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Peter Claver vs Immauel Kant

One of the greatest heroes of the social justice wing of the Church is, quite rightly, the seventeenth century “slave of the slaves,” St. Peter Claver. Born in Barcelona, Claver joined the Society of Jesus and was known, even as a young man, as a person of deep intelligence and piety. Spurred by what he took to be the direct prompting of the Holy Spirit, the young Spaniard volunteered to work among the poor in what was then known as “New Spain.” Arriving in Cartagena, he saw the unspeakable degradation of the captives brought in chains by ship from Africa, and he resolved to dedicate his life to serving them.

We have a wonderful letter that Peter Claver wrote to his Jesuit superior in which he vividly describes apostolic work that he did among the slaves, just after they came ashore in Cartagena. He speaks of hopeless people staggering off the ships, stark naked, starving, and disoriented. Many were so sick that they were barely able to stand. Peter and his colleagues brought them fruits and water, and then, he tells us, they contrived to build a crude shelter, using their own coats and cloaks. For the dying, they lit a fire and threw aromatic spices onto the flames so that the sufferers might have a bit of comfort and delight before they died. He adds the touching detail that they employed friendly gestures and signs to communicate concern to those with whom they shared no common language: “This is how we spoke to them, not with words but with our hands and our actions.” I cannot imagine any decent person today who wouldn’t understand and deeply sympathize with everything that Peter Claver did on behalf of these poorest of the poor. They would be justified in seeing him as a seventeenth century anticipation of Mother Teresa.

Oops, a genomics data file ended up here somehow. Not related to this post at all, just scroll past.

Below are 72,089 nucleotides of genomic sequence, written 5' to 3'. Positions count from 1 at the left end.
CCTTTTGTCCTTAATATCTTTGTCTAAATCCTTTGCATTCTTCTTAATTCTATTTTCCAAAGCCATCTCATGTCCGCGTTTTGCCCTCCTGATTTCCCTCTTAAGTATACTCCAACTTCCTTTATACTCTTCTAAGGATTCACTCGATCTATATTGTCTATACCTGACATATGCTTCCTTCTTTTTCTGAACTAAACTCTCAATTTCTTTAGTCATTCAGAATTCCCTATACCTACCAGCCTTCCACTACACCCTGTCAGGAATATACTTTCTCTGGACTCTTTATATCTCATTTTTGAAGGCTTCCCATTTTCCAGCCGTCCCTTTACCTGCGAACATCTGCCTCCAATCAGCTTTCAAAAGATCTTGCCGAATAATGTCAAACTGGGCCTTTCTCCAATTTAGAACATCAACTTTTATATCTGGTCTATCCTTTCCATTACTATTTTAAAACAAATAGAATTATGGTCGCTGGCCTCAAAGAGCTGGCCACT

However, as we continue to peruse Claver’s letter, we discover something that many today would find puzzling, even off-putting. Immediately after caring for their physical and psychological needs, the saint commenced to instruct the slaves in the rudiments of the Christian faith. Once the new arrivals demonstrated a fundamental understanding, Claver continues, “we went on to a more extensive instruction, namely, about the one God, who rewards and punishes…We asked them to make an act of contrition…finally…we declared to them the mysteries of the Trinity, the Incarnation, and the Passion.” In other words, just after ministering to their bodies and their troubled minds, he ministered to their souls.

Read more at Word On Fire. 

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